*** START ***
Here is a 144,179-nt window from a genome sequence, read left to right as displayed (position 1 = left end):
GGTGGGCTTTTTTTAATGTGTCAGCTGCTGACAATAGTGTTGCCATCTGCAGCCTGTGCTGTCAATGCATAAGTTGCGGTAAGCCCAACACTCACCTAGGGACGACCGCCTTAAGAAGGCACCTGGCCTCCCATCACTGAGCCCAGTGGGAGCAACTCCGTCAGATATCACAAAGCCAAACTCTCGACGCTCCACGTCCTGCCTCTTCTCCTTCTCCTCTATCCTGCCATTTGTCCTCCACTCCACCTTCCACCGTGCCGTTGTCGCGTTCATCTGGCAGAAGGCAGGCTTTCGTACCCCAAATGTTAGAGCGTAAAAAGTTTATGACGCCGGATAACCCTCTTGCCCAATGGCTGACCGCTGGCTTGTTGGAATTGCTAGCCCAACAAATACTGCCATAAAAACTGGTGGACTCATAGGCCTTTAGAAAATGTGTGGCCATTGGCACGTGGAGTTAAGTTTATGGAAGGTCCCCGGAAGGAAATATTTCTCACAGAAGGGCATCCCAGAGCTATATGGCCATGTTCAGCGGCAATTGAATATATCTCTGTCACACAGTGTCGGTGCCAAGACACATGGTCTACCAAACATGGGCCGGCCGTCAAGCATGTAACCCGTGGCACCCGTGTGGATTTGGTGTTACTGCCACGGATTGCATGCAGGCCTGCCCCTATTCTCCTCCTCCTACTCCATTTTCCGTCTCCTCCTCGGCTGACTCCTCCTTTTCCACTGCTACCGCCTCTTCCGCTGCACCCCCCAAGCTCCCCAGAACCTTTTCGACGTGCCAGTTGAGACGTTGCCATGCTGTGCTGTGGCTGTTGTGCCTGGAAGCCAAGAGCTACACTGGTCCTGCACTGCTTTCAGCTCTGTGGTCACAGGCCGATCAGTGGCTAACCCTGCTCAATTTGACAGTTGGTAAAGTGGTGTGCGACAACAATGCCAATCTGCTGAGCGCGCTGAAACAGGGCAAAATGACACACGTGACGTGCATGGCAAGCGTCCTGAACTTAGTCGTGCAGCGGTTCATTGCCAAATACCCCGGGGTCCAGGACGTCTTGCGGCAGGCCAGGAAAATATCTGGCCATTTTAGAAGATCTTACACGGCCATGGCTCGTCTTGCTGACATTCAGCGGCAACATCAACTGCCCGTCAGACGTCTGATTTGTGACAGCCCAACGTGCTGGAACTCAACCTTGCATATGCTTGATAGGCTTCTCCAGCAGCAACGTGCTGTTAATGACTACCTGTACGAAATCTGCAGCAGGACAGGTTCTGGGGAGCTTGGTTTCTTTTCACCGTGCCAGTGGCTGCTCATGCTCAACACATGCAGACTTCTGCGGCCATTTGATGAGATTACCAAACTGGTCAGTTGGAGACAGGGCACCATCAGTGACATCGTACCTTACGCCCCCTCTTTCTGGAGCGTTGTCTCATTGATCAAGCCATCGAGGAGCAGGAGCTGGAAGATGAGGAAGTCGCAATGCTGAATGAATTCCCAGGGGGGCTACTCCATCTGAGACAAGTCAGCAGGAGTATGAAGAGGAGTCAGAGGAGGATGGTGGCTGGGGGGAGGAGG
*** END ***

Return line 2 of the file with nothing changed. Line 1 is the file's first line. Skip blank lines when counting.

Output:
GGTGGGCTTTTTTTAATGTGTCAGCTGCTGACAATAGTGTTGCCATCTGCAGCCTGTGCTGTCAATGCATAAGTTGCGGTAAGCCCAACACTCACCTAGGGACGACCGCCTTAAGAAGGCACCTGGCCTCCCATCACTGAGCCCAGTGGGAGCAACTCCGTCAGATATCACAAAGCCAAACTCTCGACGCTCCACGTCCTGCCTCTTCTCCTTCTCCTCTATCCTGCCATTTGTCCTCCACTCCACCTTCCACCGTGCCGTTGTCGCGTTCATCTGGCAGAAGGCAGGCTTTCGTACCCCAAATGTTAGAGCGTAAAAAGTTTATGACGCCGGATAACCCTCTTGCCCAATGGCTGACCGCTGGCTTGTTGGAATTGCTAGCCCAACAAATACTGCCATAAAAACTGGTGGACTCATAGGCCTTTAGAAAATGTGTGGCCATTGGCACGTGGAGTTAAGTTTATGGAAGGTCCCCGGAAGGAAATATTTCTCACAGAAGGGCATCCCAGAGCTATATGGCCATGTTCAGCGGCAATTGAATATATCTCTGTCACACAGTGTCGGTGCCAAGACACATGGTCTACCAAACATGGGCCGGCCGTCAAGCATGTAACCCGTGGCACCCGTGTGGATTTGGTGTTACTGCCACGGATTGCATGCAGGCCTGCCCCTATTCTCCTCCTCCTACTCCATTTTCCGTCTCCTCCTCGGCTGACTCCTCCTTTTCCACTGCTACCGCCTCTTCCGCTGCACCCCCCAAGCTCCCCAGAACCTTTTCGACGTGCCAGTTGAGACGTTGCCATGCTGTGCTGTGGCTGTTGTGCCTGGAAGCCAAGAGCTACACTGGTCCTGCACTGCTTTCAGCTCTGTGGTCACAGGCCGATCAGTGGCTAACCCTGCTCAATTTGACAGTTGGTAAAGTGGTGTGCGACAACAATGCCAATCTGCTGAGCGCGCTGAAACAGGGCAAAATGACACACGTGACGTGCATGGCAAGCGTCCTGAACTTAGTCGTGCAGCGGTTCATTGCCAAATACCCCGGGGTCCAGGACGTCTTGCGGCAGGCCAGGAAAATATCTGGCCATTTTAGAAGATCTTACACGGCCATGGCTCGTCTTGCTGACATTCAGCGGCAACATCAACTGCCCGTCAGACGTCTGATTTGTGACAGCCCAACGTGCTGGAACTCAACCTTGCATATGCTTGATAGGCTTCTCCAGCAGCAACGTGCTGTTAATGACTACCTGTACGAAATCTGCAGCAGGACAGGTTCTGGGGAGCTTGGTTTCTTTTCACCGTGCCAGTGGCTGCTCATGCTCAACACATGCAGACTTCTGCGGCCATTTGATGAGATTACCAAACTGGTCAGTTGGAGACAGGGCACCATCAGTGACATCGTACCTTACGCCCCCTCTTTCTGGAGCGTTGTCTCATTGATCAAGCCATCGAGGAGCAGGAGCTGGAAGATGAGGAAGTCGCAATGCTGAATGAATTCCCAGGGGGGCTACTCCATCTGAGACAAGTCAGCAGGAGTATGAAGAGGAGTCAGAGGAGGATGGTGGCTGGGGGGAGGAGG